The wasp looked at me from the lampshade with both of its baleful, compound eyes. It did a couple of push-ups and raised its wings, looking like a gunslinger flexing his fingers and unsnapping his holster. The other dozen or so wasps my grandson Caleb and I had captured over the last couple of hours had been relatively easy, but this fellow was different. Something had alerted him, or maybe he had just watched us gathering up his comrades.
Earlier that chilly afternoon, my wife and I had transferred our house plants from their summer home outside, back into the house. The forecast called for the first frost of Fall, and we were playing the seasonal game of finding enough indoor winter sunlight for each plant. The Boston ferns wound up in the dining room and approximately two hours later, the first wasp appeared.
As it turned out, one of the Boston ferns had been a convenient summer home for a colony of wasps. Now they were warming up, and waking up, and in the false sunlight of the indoor lamps, they were moving up and out. Over a dozen wasps buzzed around the house. To say Charlotte was not a happy camper would be understating it considerably.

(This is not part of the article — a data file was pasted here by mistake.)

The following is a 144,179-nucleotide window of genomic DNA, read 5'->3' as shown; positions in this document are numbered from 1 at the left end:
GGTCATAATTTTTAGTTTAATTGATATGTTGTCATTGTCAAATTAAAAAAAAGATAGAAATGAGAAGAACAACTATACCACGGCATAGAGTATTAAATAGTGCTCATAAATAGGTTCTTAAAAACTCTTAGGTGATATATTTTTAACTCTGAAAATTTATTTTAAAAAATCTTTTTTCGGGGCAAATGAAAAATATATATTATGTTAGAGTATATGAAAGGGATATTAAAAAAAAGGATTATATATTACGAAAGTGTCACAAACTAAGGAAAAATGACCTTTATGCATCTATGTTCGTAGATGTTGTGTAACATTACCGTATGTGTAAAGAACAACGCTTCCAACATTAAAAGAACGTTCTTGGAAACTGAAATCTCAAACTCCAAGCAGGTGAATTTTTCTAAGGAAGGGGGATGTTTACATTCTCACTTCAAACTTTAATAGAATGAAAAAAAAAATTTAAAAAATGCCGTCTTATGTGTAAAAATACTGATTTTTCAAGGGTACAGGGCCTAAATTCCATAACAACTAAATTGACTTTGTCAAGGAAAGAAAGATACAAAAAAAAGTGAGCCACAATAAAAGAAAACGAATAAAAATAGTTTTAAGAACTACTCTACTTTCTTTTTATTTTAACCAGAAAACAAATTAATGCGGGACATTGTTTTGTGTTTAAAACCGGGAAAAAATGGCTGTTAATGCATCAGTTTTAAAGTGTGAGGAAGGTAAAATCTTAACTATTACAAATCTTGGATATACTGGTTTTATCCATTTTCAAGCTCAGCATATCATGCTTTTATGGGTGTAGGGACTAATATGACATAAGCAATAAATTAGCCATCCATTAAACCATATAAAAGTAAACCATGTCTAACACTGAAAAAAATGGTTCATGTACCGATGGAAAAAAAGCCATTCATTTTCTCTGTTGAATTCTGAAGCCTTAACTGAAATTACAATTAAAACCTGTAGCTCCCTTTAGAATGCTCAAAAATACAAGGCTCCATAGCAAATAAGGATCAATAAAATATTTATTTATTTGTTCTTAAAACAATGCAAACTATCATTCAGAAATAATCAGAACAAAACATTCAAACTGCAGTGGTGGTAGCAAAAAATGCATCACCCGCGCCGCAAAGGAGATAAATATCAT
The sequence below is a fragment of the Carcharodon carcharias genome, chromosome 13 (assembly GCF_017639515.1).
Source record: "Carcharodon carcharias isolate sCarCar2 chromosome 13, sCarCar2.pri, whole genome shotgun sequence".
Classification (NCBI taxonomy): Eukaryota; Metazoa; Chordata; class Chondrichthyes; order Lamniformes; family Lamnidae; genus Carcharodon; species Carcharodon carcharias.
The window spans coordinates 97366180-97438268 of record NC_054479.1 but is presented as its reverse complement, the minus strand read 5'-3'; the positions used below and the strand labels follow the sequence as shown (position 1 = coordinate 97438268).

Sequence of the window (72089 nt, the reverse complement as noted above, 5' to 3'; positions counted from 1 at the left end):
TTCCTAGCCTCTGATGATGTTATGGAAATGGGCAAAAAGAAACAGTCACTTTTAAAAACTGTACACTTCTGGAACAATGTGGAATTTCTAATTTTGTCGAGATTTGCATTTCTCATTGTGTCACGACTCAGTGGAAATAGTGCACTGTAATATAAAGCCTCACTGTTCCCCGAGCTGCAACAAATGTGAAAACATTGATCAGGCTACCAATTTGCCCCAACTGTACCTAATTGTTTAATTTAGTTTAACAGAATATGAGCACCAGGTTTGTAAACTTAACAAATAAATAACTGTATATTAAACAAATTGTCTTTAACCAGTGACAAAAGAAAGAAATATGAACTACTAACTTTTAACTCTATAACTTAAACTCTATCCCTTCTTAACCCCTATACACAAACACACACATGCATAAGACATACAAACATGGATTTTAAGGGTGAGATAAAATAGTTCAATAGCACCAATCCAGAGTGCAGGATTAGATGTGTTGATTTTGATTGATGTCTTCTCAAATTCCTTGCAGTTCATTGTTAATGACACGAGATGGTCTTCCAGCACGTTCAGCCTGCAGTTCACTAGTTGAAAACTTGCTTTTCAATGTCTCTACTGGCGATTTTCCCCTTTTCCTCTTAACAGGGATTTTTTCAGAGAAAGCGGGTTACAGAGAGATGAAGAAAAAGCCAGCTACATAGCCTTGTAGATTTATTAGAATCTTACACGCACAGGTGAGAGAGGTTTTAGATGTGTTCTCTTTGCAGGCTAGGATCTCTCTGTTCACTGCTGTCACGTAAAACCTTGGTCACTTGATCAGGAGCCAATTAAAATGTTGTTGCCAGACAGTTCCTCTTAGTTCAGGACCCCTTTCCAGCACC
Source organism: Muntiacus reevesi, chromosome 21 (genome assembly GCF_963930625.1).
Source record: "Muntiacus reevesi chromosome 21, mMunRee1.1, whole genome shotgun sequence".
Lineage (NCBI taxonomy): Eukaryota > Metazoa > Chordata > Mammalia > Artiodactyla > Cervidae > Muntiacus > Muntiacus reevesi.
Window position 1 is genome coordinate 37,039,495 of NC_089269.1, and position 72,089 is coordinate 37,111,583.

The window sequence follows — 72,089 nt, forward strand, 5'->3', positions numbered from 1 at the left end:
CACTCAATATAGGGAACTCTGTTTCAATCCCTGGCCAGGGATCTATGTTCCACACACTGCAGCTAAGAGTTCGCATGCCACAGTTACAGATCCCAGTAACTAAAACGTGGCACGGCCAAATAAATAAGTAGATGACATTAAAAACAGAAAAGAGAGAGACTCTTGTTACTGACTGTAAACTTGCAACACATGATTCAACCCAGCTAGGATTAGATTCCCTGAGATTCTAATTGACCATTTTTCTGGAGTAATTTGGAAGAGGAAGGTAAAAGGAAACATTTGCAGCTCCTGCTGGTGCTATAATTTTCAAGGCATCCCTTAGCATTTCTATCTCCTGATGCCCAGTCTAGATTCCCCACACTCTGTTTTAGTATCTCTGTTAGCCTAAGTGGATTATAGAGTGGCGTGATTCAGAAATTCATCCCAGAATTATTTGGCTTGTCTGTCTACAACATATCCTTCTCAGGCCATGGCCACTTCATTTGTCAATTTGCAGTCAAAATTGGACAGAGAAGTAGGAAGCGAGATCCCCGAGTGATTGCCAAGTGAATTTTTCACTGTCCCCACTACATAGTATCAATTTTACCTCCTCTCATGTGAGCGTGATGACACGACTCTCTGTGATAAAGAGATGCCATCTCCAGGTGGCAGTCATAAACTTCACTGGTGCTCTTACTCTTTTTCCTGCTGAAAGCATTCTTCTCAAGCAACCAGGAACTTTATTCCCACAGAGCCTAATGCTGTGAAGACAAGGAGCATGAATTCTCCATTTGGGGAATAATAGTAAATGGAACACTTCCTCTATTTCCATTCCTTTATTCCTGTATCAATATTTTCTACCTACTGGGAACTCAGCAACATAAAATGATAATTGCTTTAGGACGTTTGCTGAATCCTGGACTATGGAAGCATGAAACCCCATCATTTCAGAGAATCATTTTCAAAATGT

We live in a very rural environment, and wasps are a common pest. Occasionally, one would find its way inside. Believing that simply taking a wrong turn shouldn’t be a death sentence, I had taught Caleb how to safely trap them under a glass and transfer them back outside. Now, together, we had cautiously rounded up most of our uninvited guests and moved them back outside. And by moving the glass very slowly, I was able to corral even the wary gunslinger.
Sin has a way of sneaking in on me just like the wasps and their green, leafy Trojan Horse. Every time I turn around, I’ve wasted another hour on Facebook. The TV drifts into some garbage program, and I’m too lazy to change it or turn it off. Even magazines with their subliminal advertising can suddenly have my thoughts careening off to places I don’t want to go. Sin is everywhere in this fallen world, and it’s always looking for a way in.
That’s why Paul implores us to put on the full armor of God: shield, helmet, breastplate … all found in His Word, free of charge. Open your Bible, and suit up.
As I’m constantly relearning, it’s a lot easier to put on my armor ahead of time, than to run around afterward, mentally trying to trap my sins under glass like lost and errant wasps. Jesus said it simply: “Get out of here, Satan!” Works for me.
(Photo courtesy of morguefile and xandert.)
(For more devotions, visit www.christiandevotions.us.)